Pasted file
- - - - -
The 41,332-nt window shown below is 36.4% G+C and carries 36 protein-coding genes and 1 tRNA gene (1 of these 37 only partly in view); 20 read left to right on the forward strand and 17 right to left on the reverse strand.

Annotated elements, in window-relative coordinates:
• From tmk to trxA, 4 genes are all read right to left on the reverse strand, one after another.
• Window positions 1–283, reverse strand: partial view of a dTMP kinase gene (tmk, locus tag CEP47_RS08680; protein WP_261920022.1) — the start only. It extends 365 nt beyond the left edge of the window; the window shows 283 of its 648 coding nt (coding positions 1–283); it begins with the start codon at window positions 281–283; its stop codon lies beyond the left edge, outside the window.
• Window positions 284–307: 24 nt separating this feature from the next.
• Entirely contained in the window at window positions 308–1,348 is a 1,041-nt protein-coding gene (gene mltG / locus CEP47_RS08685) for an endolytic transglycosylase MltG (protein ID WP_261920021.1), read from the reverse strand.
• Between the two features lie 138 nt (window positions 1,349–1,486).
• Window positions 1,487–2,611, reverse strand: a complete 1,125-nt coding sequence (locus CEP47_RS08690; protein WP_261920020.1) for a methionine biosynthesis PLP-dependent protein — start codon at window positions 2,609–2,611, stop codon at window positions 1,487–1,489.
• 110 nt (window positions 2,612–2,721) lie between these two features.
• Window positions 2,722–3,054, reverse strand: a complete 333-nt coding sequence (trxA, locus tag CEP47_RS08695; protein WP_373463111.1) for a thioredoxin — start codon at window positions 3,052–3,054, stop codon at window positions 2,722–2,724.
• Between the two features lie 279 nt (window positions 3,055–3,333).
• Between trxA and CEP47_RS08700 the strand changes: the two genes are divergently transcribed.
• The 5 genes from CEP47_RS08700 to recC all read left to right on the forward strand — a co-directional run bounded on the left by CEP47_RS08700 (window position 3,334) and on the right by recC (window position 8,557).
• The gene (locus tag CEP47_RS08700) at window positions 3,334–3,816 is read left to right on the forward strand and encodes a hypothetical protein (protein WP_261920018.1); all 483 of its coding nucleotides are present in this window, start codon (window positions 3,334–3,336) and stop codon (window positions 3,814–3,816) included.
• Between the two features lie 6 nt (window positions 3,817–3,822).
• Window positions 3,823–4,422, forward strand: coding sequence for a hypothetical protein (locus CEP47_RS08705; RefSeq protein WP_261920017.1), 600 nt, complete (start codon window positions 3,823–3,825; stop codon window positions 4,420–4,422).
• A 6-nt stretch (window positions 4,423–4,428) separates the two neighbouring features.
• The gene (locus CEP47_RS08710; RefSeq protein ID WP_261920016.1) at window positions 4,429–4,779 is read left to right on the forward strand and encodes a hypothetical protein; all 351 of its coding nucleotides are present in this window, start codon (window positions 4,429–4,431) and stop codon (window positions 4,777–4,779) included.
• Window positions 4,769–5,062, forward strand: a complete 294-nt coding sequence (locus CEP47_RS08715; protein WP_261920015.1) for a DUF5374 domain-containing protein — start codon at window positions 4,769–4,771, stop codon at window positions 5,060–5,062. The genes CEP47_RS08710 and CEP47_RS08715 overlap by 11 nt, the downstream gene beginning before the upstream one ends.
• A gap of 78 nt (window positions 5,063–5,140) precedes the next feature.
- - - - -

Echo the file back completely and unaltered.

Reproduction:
The 41,332-nt window shown below is 36.4% G+C and carries 36 protein-coding genes and 1 tRNA gene (1 of these 37 only partly in view); 20 read left to right on the forward strand and 17 right to left on the reverse strand.

Annotated elements, in window-relative coordinates:
• From tmk to trxA, 4 genes are all read right to left on the reverse strand, one after another.
• Window positions 1–283, reverse strand: partial view of a dTMP kinase gene (tmk, locus tag CEP47_RS08680; protein WP_261920022.1) — the start only. It extends 365 nt beyond the left edge of the window; the window shows 283 of its 648 coding nt (coding positions 1–283); it begins with the start codon at window positions 281–283; its stop codon lies beyond the left edge, outside the window.
• Window positions 284–307: 24 nt separating this feature from the next.
• Entirely contained in the window at window positions 308–1,348 is a 1,041-nt protein-coding gene (gene mltG / locus CEP47_RS08685) for an endolytic transglycosylase MltG (protein ID WP_261920021.1), read from the reverse strand.
• Between the two features lie 138 nt (window positions 1,349–1,486).
• Window positions 1,487–2,611, reverse strand: a complete 1,125-nt coding sequence (locus CEP47_RS08690; protein WP_261920020.1) for a methionine biosynthesis PLP-dependent protein — start codon at window positions 2,609–2,611, stop codon at window positions 1,487–1,489.
• 110 nt (window positions 2,612–2,721) lie between these two features.
• Window positions 2,722–3,054, reverse strand: a complete 333-nt coding sequence (trxA, locus tag CEP47_RS08695; protein WP_373463111.1) for a thioredoxin — start codon at window positions 3,052–3,054, stop codon at window positions 2,722–2,724.
• Between the two features lie 279 nt (window positions 3,055–3,333).
• Between trxA and CEP47_RS08700 the strand changes: the two genes are divergently transcribed.
• The 5 genes from CEP47_RS08700 to recC all read left to right on the forward strand — a co-directional run bounded on the left by CEP47_RS08700 (window position 3,334) and on the right by recC (window position 8,557).
• The gene (locus tag CEP47_RS08700) at window positions 3,334–3,816 is read left to right on the forward strand and encodes a hypothetical protein (protein WP_261920018.1); all 483 of its coding nucleotides are present in this window, start codon (window positions 3,334–3,336) and stop codon (window positions 3,814–3,816) included.
• Between the two features lie 6 nt (window positions 3,817–3,822).
• Window positions 3,823–4,422, forward strand: coding sequence for a hypothetical protein (locus CEP47_RS08705; RefSeq protein WP_261920017.1), 600 nt, complete (start codon window positions 3,823–3,825; stop codon window positions 4,420–4,422).
• A 6-nt stretch (window positions 4,423–4,428) separates the two neighbouring features.
• The gene (locus CEP47_RS08710; RefSeq protein ID WP_261920016.1) at window positions 4,429–4,779 is read left to right on the forward strand and encodes a hypothetical protein; all 351 of its coding nucleotides are present in this window, start codon (window positions 4,429–4,431) and stop codon (window positions 4,777–4,779) included.
• Window positions 4,769–5,062, forward strand: a complete 294-nt coding sequence (locus CEP47_RS08715; protein WP_261920015.1) for a DUF5374 domain-containing protein — start codon at window positions 4,769–4,771, stop codon at window positions 5,060–5,062. The genes CEP47_RS08710 and CEP47_RS08715 overlap by 11 nt, the downstream gene beginning before the upstream one ends.
• A gap of 78 nt (window positions 5,063–5,140) precedes the next feature.